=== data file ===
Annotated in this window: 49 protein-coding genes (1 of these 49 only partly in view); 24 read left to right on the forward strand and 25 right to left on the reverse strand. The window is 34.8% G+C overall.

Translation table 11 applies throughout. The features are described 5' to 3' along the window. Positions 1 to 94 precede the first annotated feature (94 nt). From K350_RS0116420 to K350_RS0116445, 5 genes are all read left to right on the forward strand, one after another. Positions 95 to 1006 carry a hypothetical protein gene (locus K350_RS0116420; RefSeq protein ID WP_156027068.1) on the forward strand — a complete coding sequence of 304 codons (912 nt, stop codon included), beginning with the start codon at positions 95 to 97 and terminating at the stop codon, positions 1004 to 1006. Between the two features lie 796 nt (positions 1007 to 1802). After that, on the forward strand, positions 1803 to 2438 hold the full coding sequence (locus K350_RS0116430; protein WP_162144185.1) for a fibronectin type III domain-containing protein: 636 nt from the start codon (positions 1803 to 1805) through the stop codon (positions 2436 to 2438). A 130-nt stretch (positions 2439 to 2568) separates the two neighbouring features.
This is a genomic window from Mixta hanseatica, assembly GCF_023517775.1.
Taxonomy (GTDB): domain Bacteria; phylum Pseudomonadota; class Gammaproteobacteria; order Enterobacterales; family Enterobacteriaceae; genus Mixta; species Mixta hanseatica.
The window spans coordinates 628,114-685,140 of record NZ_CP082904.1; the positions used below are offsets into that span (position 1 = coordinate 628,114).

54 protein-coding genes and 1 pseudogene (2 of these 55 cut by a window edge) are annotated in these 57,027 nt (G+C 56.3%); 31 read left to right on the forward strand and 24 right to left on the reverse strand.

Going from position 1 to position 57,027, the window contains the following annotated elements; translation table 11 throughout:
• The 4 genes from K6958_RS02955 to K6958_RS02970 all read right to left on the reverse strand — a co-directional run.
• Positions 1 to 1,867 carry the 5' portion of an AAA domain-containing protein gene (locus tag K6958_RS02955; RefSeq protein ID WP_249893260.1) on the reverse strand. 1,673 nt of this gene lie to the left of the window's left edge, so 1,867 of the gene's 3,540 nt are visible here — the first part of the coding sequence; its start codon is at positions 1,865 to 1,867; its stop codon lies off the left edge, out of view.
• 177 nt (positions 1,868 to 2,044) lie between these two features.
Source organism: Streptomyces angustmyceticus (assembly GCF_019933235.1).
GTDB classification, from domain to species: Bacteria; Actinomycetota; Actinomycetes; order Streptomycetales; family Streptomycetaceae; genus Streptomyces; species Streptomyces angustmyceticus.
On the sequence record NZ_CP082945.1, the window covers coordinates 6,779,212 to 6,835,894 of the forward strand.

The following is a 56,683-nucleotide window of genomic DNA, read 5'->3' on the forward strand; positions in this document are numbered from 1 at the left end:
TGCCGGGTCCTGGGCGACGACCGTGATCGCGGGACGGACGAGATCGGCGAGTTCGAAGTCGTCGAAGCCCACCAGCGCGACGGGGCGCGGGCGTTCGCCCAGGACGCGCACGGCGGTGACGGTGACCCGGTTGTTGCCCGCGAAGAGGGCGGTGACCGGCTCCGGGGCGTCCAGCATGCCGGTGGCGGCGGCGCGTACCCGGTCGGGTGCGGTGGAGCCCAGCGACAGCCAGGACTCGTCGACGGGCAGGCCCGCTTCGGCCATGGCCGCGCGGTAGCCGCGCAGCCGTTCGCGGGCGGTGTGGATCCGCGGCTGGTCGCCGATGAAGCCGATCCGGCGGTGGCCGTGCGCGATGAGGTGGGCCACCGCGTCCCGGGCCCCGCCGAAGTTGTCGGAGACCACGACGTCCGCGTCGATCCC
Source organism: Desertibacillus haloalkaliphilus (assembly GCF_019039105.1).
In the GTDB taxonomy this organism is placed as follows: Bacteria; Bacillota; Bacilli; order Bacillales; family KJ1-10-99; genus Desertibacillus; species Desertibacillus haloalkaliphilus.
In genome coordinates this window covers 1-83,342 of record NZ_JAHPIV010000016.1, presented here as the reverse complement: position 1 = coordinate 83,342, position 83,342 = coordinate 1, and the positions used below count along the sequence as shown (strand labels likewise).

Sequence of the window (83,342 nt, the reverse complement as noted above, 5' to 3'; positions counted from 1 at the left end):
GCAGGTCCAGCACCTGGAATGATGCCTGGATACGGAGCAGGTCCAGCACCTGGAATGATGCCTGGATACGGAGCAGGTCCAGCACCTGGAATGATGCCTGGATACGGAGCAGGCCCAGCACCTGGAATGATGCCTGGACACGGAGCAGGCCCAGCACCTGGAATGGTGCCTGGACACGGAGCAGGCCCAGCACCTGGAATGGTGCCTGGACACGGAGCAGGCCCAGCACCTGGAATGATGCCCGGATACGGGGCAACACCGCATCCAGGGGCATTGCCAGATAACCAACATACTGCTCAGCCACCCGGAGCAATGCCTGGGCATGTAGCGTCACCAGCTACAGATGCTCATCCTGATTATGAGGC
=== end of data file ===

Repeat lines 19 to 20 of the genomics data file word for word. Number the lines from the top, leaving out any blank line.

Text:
Sequence of the window (83,342 nt, the reverse complement as noted above, 5' to 3'; positions counted from 1 at the left end):
GCAGGTCCAGCACCTGGAATGATGCCTGGATACGGAGCAGGTCCAGCACCTGGAATGATGCCTGGATACGGAGCAGGTCCAGCACCTGGAATGATGCCTGGATACGGAGCAGGCCCAGCACCTGGAATGATGCCTGGACACGGAGCAGGCCCAGCACCTGGAATGGTGCCTGGACACGGAGCAGGCCCAGCACCTGGAATGGTGCCTGGACACGGAGCAGGCCCAGCACCTGGAATGATGCCCGGATACGGGGCAACACCGCATCCAGGGGCATTGCCAGATAACCAACATACTGCTCAGCCACCCGGAGCAATGCCTGGGCATGTAGCGTCACCAGCTACAGATGCTCATCCTGATTATGAGGC